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Opinion and Insight

What Does a ‘People Business’ Do When It Runs out of People?

Professional service organisations are waking up to a talent crisis

What Does a ‘People Business’ Do When It Runs out of People?

According to sector benchmarks, professional service organisations (PSOs) are typically predictable and slow. The TSIA reports that the concerns of PSO executives haven’t changed since they started measuring in 2013. The sector’s top ten concerns have two centres of gravity; the first around effective optimisation, and the second around how to measure performance as they evolve in line with client expectations.

Having said this, it seems that PSOs are waking up to a crisis in talent that has appeared over the past 24 months. In a recent survey of about 600 UK PSO executives, 65% said that they’d needed to turn work down in the previous 12 months because of a lack of resources and skills to deliver. This is up from 35% the year before; an unprecedented development for a traditionally stable sector.

So, what’s going on?

First off, there is increased demand as businesses figure out what to do, particularly in financial services and insurance. This new demand is driving competition, with 80% of executives noticing an increase in competition in 2018, compared to 62% the year before.

So, while demand and competition are up, PSOs are also coping with disruptive change. The rise of digitalisation and the acceleration of technology mean reducing administration and automating tasks traditionally completed by people, and so creating a shift in workforce skills.

PSOs are also faced with attracting young employees who have different expectations than their predecessors. PSOs have been slow to adopt the types of workforce policies that make them attractive. A recent Deloitte report showed that 77% of workers saw paid family leave as a significant influence on their choice of employer, and there is plenty of evidence that ‘softer’ benefits, like flexible working hours and off-site working are increasingly influential in employees’ choice of career. 

“This involves PSO’s rethinking both their workforce and workplace culture to attract and retain talent.”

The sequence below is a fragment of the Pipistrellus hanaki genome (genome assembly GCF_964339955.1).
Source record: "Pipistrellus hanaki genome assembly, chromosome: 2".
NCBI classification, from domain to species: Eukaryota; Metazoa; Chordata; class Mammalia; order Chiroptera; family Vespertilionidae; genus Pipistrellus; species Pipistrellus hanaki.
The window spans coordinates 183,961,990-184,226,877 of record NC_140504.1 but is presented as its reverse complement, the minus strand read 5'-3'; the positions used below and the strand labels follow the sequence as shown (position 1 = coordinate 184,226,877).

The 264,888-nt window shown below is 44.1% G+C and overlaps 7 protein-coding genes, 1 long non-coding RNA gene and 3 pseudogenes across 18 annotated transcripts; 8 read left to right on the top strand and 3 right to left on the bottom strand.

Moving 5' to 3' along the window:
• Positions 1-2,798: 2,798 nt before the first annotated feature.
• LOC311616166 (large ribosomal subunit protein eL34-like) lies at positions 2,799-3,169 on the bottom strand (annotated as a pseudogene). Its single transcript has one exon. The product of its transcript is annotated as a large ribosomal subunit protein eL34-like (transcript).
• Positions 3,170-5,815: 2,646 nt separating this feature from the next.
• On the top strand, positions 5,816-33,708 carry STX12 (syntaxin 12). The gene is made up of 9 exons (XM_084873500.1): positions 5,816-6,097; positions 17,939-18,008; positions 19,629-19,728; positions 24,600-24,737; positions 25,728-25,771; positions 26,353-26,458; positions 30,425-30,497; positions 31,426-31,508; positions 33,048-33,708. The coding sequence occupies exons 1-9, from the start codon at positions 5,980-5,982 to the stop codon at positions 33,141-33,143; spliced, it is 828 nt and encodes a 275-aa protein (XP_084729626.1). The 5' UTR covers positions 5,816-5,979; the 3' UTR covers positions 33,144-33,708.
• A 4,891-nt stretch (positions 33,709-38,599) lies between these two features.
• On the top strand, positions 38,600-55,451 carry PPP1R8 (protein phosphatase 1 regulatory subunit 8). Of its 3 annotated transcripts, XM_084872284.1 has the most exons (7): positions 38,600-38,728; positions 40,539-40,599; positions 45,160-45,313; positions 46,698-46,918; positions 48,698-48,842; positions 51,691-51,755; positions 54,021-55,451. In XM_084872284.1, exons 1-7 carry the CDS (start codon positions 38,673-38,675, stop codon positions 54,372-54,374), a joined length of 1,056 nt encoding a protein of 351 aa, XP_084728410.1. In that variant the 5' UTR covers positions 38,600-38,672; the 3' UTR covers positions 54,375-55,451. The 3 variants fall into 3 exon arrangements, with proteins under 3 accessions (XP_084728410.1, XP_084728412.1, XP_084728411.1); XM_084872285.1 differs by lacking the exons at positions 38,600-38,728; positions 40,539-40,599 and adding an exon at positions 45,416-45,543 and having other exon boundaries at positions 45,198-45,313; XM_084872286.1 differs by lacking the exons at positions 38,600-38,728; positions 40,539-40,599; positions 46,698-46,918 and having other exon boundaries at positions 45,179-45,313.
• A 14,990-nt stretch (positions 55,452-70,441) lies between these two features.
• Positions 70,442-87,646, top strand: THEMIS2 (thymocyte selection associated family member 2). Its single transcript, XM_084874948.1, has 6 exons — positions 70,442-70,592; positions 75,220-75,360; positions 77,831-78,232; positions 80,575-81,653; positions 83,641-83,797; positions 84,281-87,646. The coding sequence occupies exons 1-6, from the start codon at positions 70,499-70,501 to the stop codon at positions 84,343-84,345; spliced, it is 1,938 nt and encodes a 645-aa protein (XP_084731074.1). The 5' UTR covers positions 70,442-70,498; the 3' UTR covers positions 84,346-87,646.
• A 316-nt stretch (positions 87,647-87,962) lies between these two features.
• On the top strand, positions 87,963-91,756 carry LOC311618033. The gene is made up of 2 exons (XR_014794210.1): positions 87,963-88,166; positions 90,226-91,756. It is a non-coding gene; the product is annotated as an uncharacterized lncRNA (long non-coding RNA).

These pressures have created a major roadblock to growth, calling for PSOs to seek a new perspective on their workforce and operational structures.

This involves PSOs rethinking both their workforce and workplace culture to attract and retain talent. Professional services are also becoming more diverse as new hires bleed into the system and gender diversity programmes make their mark on traditionally male-dominated industries. For example, Lloyds Banking Group recently announced that it aims to ensure 40 per cent of the businesses’ 5,000 senior staff are female within the next six years.

At the same time, the changing needs of their clients mean they need a broader set of skills in their workforce. However, these new skills are unlikely to be utilised consistently, calling for a development in scalable and flexible resources. This capability is best met through working with independents for individual projects. In an industry that does not typically use freelancers and subcontractors, this poses another big shift in workforce requirements. A 2018 survey saw 81% of PSO executives citing subcontractors as important or critical to their future success. And in the same survey, all the highest performing consultancies reported they were already working with external talent networks.

In this new talent environment, PSOs have found that it’s not enough for their marketing and communications teams to view potential customers as their only priority. They need to turn their attention to their employee and subcontractor brands to attract and retain talent, without which they will not be able to progress effectively.

As a specialist B2B agency, we see this emerging talent crisis as another reason for PSOs to rethink their marketing communications.

Brand and communications are a powerful tool to help tackle this. As a specialist B2B agency, we see this skills crisis as a reason for the professional services industry to rethink how they do their marketing communications.

At gyro, we believe it’s essential for businesses to build their brands from the inside out, which means engaging employees, sub-contractors, partners, business customers and their end customers. We also believe that employee engagement is a bellwether for the health of brands and, therefore, they should be looking at their employee NPS as a key brand metric.

It’s not surprising that we’ve seen a significant increase in clients seeking to refresh their brands to retain and attract talent for business growth.

Gyro is the world’s leading expert in helping B2B businesses succeed through our focus on building authentic business brands through transformational change.

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